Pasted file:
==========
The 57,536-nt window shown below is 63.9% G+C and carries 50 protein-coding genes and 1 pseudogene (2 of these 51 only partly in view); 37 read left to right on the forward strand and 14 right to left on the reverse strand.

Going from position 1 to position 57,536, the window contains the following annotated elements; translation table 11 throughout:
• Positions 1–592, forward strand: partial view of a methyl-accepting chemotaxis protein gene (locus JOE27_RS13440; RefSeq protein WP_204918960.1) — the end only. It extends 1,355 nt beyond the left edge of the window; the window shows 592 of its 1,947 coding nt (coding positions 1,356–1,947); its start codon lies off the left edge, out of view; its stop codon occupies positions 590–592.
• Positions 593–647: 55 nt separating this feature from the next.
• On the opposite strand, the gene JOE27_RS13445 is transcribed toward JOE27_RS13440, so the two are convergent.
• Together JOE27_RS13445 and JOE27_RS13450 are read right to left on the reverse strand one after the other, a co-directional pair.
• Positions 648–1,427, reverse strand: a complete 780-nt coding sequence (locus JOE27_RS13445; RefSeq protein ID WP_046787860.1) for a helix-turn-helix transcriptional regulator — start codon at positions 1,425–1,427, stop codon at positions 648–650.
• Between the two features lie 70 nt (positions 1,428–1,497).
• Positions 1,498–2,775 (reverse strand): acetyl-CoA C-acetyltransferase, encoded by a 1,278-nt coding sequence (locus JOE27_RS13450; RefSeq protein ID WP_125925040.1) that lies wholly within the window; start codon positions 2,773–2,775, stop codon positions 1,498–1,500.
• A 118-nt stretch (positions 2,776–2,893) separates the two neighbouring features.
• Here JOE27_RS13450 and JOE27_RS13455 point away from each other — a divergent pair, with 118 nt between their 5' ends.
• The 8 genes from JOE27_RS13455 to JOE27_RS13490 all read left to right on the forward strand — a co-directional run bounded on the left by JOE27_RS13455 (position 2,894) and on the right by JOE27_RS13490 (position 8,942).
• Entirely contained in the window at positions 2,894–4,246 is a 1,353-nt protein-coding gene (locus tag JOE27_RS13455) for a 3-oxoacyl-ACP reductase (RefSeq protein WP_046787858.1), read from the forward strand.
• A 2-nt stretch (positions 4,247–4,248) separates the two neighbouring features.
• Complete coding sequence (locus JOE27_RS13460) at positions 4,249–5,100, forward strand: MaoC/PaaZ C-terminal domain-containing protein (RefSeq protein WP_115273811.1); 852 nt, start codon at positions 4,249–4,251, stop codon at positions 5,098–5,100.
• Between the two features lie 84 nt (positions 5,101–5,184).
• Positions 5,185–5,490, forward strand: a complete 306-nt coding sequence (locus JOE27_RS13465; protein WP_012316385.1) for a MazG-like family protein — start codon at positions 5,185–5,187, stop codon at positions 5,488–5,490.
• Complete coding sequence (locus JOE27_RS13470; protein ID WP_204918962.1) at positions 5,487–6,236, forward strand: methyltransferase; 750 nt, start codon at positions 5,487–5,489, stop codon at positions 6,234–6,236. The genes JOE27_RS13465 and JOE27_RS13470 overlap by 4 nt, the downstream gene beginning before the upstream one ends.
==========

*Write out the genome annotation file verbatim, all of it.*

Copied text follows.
The 57,536-nt window shown below is 63.9% G+C and carries 50 protein-coding genes and 1 pseudogene (2 of these 51 only partly in view); 37 read left to right on the forward strand and 14 right to left on the reverse strand.

Going from position 1 to position 57,536, the window contains the following annotated elements; translation table 11 throughout:
• Positions 1–592, forward strand: partial view of a methyl-accepting chemotaxis protein gene (locus JOE27_RS13440; RefSeq protein WP_204918960.1) — the end only. It extends 1,355 nt beyond the left edge of the window; the window shows 592 of its 1,947 coding nt (coding positions 1,356–1,947); its start codon lies off the left edge, out of view; its stop codon occupies positions 590–592.
• Positions 593–647: 55 nt separating this feature from the next.
• On the opposite strand, the gene JOE27_RS13445 is transcribed toward JOE27_RS13440, so the two are convergent.
• Together JOE27_RS13445 and JOE27_RS13450 are read right to left on the reverse strand one after the other, a co-directional pair.
• Positions 648–1,427, reverse strand: a complete 780-nt coding sequence (locus JOE27_RS13445; RefSeq protein ID WP_046787860.1) for a helix-turn-helix transcriptional regulator — start codon at positions 1,425–1,427, stop codon at positions 648–650.
• Between the two features lie 70 nt (positions 1,428–1,497).
• Positions 1,498–2,775 (reverse strand): acetyl-CoA C-acetyltransferase, encoded by a 1,278-nt coding sequence (locus JOE27_RS13450; RefSeq protein ID WP_125925040.1) that lies wholly within the window; start codon positions 2,773–2,775, stop codon positions 1,498–1,500.
• A 118-nt stretch (positions 2,776–2,893) separates the two neighbouring features.
• Here JOE27_RS13450 and JOE27_RS13455 point away from each other — a divergent pair, with 118 nt between their 5' ends.
• The 8 genes from JOE27_RS13455 to JOE27_RS13490 all read left to right on the forward strand — a co-directional run bounded on the left by JOE27_RS13455 (position 2,894) and on the right by JOE27_RS13490 (position 8,942).
• Entirely contained in the window at positions 2,894–4,246 is a 1,353-nt protein-coding gene (locus tag JOE27_RS13455) for a 3-oxoacyl-ACP reductase (RefSeq protein WP_046787858.1), read from the forward strand.
• A 2-nt stretch (positions 4,247–4,248) separates the two neighbouring features.
• Complete coding sequence (locus JOE27_RS13460) at positions 4,249–5,100, forward strand: MaoC/PaaZ C-terminal domain-containing protein (RefSeq protein WP_115273811.1); 852 nt, start codon at positions 4,249–4,251, stop codon at positions 5,098–5,100.
• Between the two features lie 84 nt (positions 5,101–5,184).
• Positions 5,185–5,490, forward strand: a complete 306-nt coding sequence (locus JOE27_RS13465; protein WP_012316385.1) for a MazG-like family protein — start codon at positions 5,185–5,187, stop codon at positions 5,488–5,490.
• Complete coding sequence (locus JOE27_RS13470; protein ID WP_204918962.1) at positions 5,487–6,236, forward strand: methyltransferase; 750 nt, start codon at positions 5,487–5,489, stop codon at positions 6,234–6,236. The genes JOE27_RS13465 and JOE27_RS13470 overlap by 4 nt, the downstream gene beginning before the upstream one ends.